Preparing for tsunamis in future

IT is time we learnt lessons from the tsunami havoc. Let us analyse some of the remedial measures. One, India should join the Pacific Tsunami Warning System only after proper groundwork. Our scientists must interact with countries affected by tsunamis. We should gain from the knowledge of world experts who can provide useful information. Danger spots in our zone must be identified first.

Two, there is need for a truly integrated national disaster management system. As over half of India lies on the seismic zone, the Centre must put in place such a system which is both active and well equipped. This must be rehearsed at regular intervals.

Three, a well coordinated action plan is needed to use the warning for prompt evacuation. Plans must be made and rehearsed so that all agencies act quickly after an alert is issued. Community education is vital. Japan has built sea walls along its coastline to buffer the impact. India has much to do. Four, the Centre, state governments and other agencies should get their act together. Lack of organisation has plagued our system. The armed  forces are doing a commendable job.



Five, we must have extensive communication networks. Even 48 hours after the tsunami hit, no information was available from many affected areas and hence, relief didn’t reach. There was a major earthquake off Antarctica about a week before the tsunami. This might have contributed to the build up of seismic stress in the Sumatra region, but our meteorologists were not even aware of this threat. Hence, we must interlink within the country well.

Six, we should preserve mangroves and fight nature with nature itself. Mangroves acted as a first line defence against the tsunami. They saved the coastal communities living behind them in the Chennai region. We must preserve, regenerate and use them as effective sea walls. And finally, we must enforce codes of quake-resistant buildings and develop an infrastructure that protects life and property from damage by both natural and man-made disasters. Building construction should strictly follow the code of quake-resistant buildings, especially in the extra-sensitive seismic zone.

ANUSHA SINGH, Lady Shri Ram College, New Delhi


The NASA scientists have discovered “the most powerful eruption of energy yet observed in the universe which has been going on for 100 million years and has been devouring...the equivalent of 300 million suns” (Jan 8). Mind-blowing, indeed! Even as we spend huge amounts of money on exploring space and life on other planets, and claim to be so enlightened about the goings-on in the whole wide universe around us, we know and bother so little about the fellow human beings and earth, our  common abode.

Otherwise, how do we explain the lack of adequate information regarding catastrophes like tsunami, and dissemination of timely warnings about their occurrence that could have saved colossal loss of life and property? Isn’t it ironic, even shameful? 

Wg-Cmdr S.C. KAPOOR (retd), Noida


Apropos of the editorial “Tsunami’s terror” (Dec 28), tsunami wreaked unimaginable havoc. The lines “When nature unsheathes its frightening weaponry with full fury, there is pretty little that mankind can do” speaks volumes about the nature’s omnipotence vis-à-vis the human helplessness as do the following lines of that immortal bard of Stratford-on-Avon written four centuries ago:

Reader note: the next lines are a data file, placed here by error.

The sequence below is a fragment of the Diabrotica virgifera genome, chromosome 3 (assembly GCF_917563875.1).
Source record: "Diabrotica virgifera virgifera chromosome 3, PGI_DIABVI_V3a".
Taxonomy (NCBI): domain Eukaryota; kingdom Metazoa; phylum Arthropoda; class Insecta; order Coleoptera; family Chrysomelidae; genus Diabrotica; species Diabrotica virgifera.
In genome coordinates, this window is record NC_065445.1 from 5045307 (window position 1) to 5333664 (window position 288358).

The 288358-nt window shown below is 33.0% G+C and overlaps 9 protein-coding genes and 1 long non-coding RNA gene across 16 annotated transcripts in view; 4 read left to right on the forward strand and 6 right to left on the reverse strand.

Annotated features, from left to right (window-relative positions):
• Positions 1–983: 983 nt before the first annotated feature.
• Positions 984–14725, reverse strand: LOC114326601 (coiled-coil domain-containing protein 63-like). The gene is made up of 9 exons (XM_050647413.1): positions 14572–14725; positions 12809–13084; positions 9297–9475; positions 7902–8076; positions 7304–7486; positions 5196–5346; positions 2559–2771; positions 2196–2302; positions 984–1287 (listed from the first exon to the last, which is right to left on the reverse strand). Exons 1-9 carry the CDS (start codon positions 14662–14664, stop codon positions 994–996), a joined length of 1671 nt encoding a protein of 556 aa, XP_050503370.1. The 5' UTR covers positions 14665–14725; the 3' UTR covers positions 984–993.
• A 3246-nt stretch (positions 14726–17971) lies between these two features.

As flies to wanton boys are we to the gods;

They kill us for their sport.

Indeed, man is helpless before the tandava of nature, his rhetoric of scientific and technological advancement notwithstanding.

Let us then face this disaster by donating generously to the Prime Minister’s National Relief Fund to rehabilitate those rendered homeless, destitutes and hapless orphans. This alone will be a befitting tribute to those who left us for their heavenly abode.

Dr C.S. MAAN, Lecturer, Sauwal (Una)

A step in the right direction

Apropos of the editorial “Cleansing politics” (Jan 14), I welcome the Supreme Court’s decision to debar convicted criminals from contesting elections. It is indeed a step in the right direction, though, I do not believe this alone would help cleanse the Indian political system of inept, incompetent and corrupt politicians.

Most people holding public offices like Governors, Chief Ministers and their truck loads of ministers all over India are either corrupt, inept or incompetent. I do not know any state in India which is free from deep-rooted corruption, unemployment, nepotism, poverty, pollution, poor sanitation, filthy roads, power and water shortage and so on. A dishonest and corrupt leader is as bad as a convicted criminal. When it comes to public service, to be a nice and honest guy is not enough either. It is likely that those debarred from contesting the elections will try to pull the strings by having their henchmen run for the offices. This is already happening in Bihar.

Nonetheless, it is a great start and the Supreme Court must continue working on tightening the noose around people of dubious character trying to enter our political system. I suggest that anyone wishing to be a MLA or MP should also be a first class Bachelor’s degree holder from a recognised institution.



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